• // both parent scope and "inner" scope.
  • app.directive(
  • "bnIsolate",
  • function() {
  •  
  • // I bind the JavaScript events to the local scope.
  • function link( scope, element, attributes ) {
  •  
  • // I watch for changes to any prototypically inherited pingCount
  • // properties. Since this is an isolate scope, this should be
  • // Undefined in the local scope.
  • scope.$watch(
  • "pingCount",
  • function handlePingCountChange( newValue, oldValue ) {
  •  
  • console.log( "PingCount in isolate scope:", newValue );
  •  
  • }
  • );
  •  
  • // I listen for ping events from the parent scope chain.
  • scope.$on(
  • "ping",
  • function handlePingEvent( event, pingCount ) {
  •  
  • console.log( "Ping event in isolate scope:", pingCount );
  •  
  • // I turn around and broadcast a "received" event.
  • scope.$broadcast( "pingReceivedByIsolate" );
  •  
  • }
  • );
  •  
  • }
  •  
  •  
  • // Return the directive configuration. In this case we are defining an
  • // isolate scope, but not mapping any input values or functions.
  • return({
  • link: link,
  • restrict: "A",
  • scope: {}
  • });
  •  
  • }
  • );
  •  
  •  
  • // -------------------------------------------------- //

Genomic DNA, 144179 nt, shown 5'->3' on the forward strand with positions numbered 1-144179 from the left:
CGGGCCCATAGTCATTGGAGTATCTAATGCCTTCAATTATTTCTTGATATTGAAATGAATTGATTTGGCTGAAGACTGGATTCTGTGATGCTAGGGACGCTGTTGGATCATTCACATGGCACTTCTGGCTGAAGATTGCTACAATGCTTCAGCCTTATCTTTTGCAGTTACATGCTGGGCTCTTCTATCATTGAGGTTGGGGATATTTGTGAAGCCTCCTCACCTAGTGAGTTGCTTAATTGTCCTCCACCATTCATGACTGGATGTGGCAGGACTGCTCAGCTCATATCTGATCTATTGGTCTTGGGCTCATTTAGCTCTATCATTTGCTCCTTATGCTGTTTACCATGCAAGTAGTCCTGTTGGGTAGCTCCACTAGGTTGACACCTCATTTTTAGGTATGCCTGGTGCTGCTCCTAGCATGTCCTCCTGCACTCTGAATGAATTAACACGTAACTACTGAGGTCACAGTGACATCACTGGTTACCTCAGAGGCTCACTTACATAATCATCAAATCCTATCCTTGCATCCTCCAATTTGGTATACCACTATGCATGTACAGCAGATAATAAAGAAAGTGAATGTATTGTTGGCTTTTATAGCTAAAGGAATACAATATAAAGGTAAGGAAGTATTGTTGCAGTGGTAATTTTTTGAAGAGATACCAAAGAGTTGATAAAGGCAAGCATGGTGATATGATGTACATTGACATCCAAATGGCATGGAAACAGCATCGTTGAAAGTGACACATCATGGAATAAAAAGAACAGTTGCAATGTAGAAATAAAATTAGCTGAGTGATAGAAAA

• // -------------------------------------------------- //
  •  
  •  
  • // I am a controller that is "inside" the isolate scope from an HTML markup
  • // standpoint, but not from Scope standpoint.
  • app.controller(
  • "InnerController",
  • function( $scope ) {
  •  
  • // I listen for ping-received events from the isolate scope. However,
  • // since the isolate scope is NOT in the parent-scope chain, this event
  • // should never be handlered here.
  • $scope.$on(
  • "pingReceivedByIsolate",
  • function handleIsolatePingEvent( event ) {
  •  
  • console.log( "pingReceivedByIsolate in inner controller." );
  •  
  • }
  • );
  •  
  • }
  • );
  •  
  • </script>
  •  
  • </body>
  • </html>

As you can see, the AppController increments "pingCount" as it broadcasts the "ping" event. The isolate scope then sets up a $watch() binding for the "pingCount" and an $on() binding for the "ping" event. And, when we run this page, we get the following console output:

PingCount in isolate scope: undefined
Ping event in isolate scope: 1
Ping event in isolate scope: 2
Ping event in isolate scope: 3
Ping event in isolate scope: 4
Ping event in isolate scope: 5

As you can see, the isolate scope was able to listen for events being broadcast down through the scope hierarchy; however, it was not able to see the related scope value, "pingCount" in its parent scope.

To understand this, you have to realize that Scopes are involved in two parallel sets of relationships in AngularJS. On the one hand, there is the parent-child relationship which sets up the scope hierarchy. Then, on the other hand, there is the prototypal inheritance which determines the visibility of scope data.